Tuesday, June 16, 2009

Obama Resists McCain's Counterproductive Stance On Iranian Election

A contrast between the responses of John McCain and Barack Obama to election turmoil in Iran reminds us that, at least in the U.S., the better candidate won. McCain wants America to forget about dialogue and opt for sanctions and condemnation:



McCain: I hope that we will act and, by the way, Senator Lieberman has a proposal that we put sanctions on countries that sell gasoline to Iran. We ought to think about passing that legislation... Well, initial reports by, quote, administration officials, are that they say that they’re not going to change their policy of dialogue, et cetera, et cetera. I think they should be condemned, and it’s obvious that this was a rigged election and depriving the people of their democratic rights. We are for human rights all over the world.

Demonstrating more knowledge of history and international relations, President Obama is wary of displays of disapproval that are ultimately counterproductive:



Obama: It’s not productive, given the history of U.S.-Iranian relations, to be seen as meddling, the U.S. president meddling in Iranian elections. … I do believe that something has happened in Iran where there is, there is a questioning of the kinds of antagonistic postures towards the international community that have taken place in the past, and that there are people that want to see greater openness and greater debate and want to see greater democracy. (h/t Think Progress)

Backing Obama's position, Senator Richard Lugar (R) of Indiana stated, "...our position is to allow the Iranians to work out their situation... For us to become heavily involved in the election at this point is to give the clergy an opportunity to have an enemy...and to use us, really, to retain their power." Former Bush Ambassador to Iran Nicholas Burns said, “President Ahmadinejad would like nothing better than to see a very aggressive series of statements by the United States that would try to put the U.S. in the center of this.”

Also supporting Obama's stance is Trita Parsi, founder of the National Iranian American Council: “The framing that Ahmadinejad is presenting is one in which essentially the whole [opposition] is a Western media conspiracy...the administration is doing exactly the right thing. They’re not rushing in and they’re not playing favorites. They might prefer the democratic process to be respected, but that’s different than [supporting a] specific faction."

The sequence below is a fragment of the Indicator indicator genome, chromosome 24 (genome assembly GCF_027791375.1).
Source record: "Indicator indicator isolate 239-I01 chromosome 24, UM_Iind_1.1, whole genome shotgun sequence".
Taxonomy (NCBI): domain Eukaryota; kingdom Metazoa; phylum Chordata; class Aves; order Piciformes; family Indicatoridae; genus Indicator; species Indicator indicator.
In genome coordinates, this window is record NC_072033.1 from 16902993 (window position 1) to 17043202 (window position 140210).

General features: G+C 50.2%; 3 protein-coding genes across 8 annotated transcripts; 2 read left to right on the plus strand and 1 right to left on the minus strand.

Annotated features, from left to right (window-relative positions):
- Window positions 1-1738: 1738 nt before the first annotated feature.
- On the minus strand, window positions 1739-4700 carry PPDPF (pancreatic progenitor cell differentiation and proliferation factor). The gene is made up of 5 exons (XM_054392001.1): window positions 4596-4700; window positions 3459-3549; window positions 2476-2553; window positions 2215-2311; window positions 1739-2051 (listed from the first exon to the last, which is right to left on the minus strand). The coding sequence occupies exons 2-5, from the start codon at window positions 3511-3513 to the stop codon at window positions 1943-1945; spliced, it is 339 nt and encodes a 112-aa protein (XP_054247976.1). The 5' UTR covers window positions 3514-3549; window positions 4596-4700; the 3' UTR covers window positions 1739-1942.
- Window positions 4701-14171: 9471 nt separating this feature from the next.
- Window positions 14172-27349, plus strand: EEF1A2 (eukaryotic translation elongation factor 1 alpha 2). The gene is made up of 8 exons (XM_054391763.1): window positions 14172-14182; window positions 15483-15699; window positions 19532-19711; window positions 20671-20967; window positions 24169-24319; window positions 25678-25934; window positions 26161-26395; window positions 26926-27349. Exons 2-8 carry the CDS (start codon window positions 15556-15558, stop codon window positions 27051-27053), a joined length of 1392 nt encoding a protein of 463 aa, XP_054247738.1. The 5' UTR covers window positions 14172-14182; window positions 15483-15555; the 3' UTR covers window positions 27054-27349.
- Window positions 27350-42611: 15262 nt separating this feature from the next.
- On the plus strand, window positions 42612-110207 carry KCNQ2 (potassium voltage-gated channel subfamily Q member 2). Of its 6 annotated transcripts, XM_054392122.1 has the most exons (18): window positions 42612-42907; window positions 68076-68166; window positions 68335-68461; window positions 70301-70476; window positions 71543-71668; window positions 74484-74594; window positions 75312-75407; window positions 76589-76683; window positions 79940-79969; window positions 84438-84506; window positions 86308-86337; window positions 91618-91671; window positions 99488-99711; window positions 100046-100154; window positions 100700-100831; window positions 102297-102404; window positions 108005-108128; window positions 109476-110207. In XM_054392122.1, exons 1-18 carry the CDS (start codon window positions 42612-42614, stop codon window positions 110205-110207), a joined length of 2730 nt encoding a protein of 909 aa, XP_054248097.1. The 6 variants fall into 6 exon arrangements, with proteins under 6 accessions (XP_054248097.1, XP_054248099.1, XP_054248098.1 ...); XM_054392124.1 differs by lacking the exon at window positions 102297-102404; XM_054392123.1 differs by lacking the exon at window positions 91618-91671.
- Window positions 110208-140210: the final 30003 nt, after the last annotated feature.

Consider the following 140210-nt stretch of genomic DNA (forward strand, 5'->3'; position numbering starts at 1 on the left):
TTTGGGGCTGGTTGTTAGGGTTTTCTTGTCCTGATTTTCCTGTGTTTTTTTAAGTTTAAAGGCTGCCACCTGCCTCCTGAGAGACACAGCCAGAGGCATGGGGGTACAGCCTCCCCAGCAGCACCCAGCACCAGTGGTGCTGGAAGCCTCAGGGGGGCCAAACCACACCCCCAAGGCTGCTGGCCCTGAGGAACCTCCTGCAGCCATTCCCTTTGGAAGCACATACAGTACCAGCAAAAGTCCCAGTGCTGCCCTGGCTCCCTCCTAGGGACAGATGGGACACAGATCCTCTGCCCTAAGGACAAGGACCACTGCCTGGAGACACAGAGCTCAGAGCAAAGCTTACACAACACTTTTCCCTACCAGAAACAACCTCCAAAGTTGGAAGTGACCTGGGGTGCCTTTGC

3 comments:

mjmand said...

McCain's criticism surprises me. Here is the perfect opportunity to invoke the memory of Republican hero Ronald Reagan in, what is possibly, the only complement I will ever bestow upon him. During the implosion of the Soviet Union, Reagan, in the words of Hendrick Hertzberg in his New Yorker obituary, "was smart of enough to get out of Gorbachev's way and let it happen." (Probably not an exact quote, but since it was not my idea, I opted for the sitation.) No intervention, no invective, no prodding was needed. Nor is it here. Once again, Obama has it right.

neil fabricant said...

You can see why McCain finished at the bottom of his class at Annapolis and Obama at the top at Harvard. Aside from his belligerent frat boy world view,
McCain has been getting an ethical pass for years. During the Keating 5 scandal, the Great Apologizer had the deepest financial involvement and personal
relationship with the convicted S&L swindler--McCain and wife vacationed with him in the Bahamas, and his wife and father-in-law were investors. But the senate ethics committee (now there's an oxymoron)gave him the mildest rebuke; it was made to appear as though he was just doing his senate colleagues a favor. "Mistakes in Judgment."
>
> He repeated the money and politics scam more recently during the presidential campaign in which his top campaign finance people were also top Airbus lobbyists. They were the conduit for major Airbus money that flowed into his campaign. McCain reciprocated by pressuring the Pentagon to award a multibillion contract to Airbus in its competition with Boeing. One Pentagon official said he had never experienced that much pressure in a long career.It's all easily available on the
internet. The contract had to be rebid because of irregularities. I haven't followed the story since.

Neil Fabricant

>

Jeff Tone said...

mjmand: Actually, I'm not surprised by McCain's criticism. His foreign policy pronouncements during the presidential campaign came right out of the Bush playbook. His belligerency was also apparent during the Russian-Georgian war.

neil: "Belligerent frat boy world view" is exactly right. I'm glad that we don't have a president who embraces the cowboy diplomacy that we had for eight years.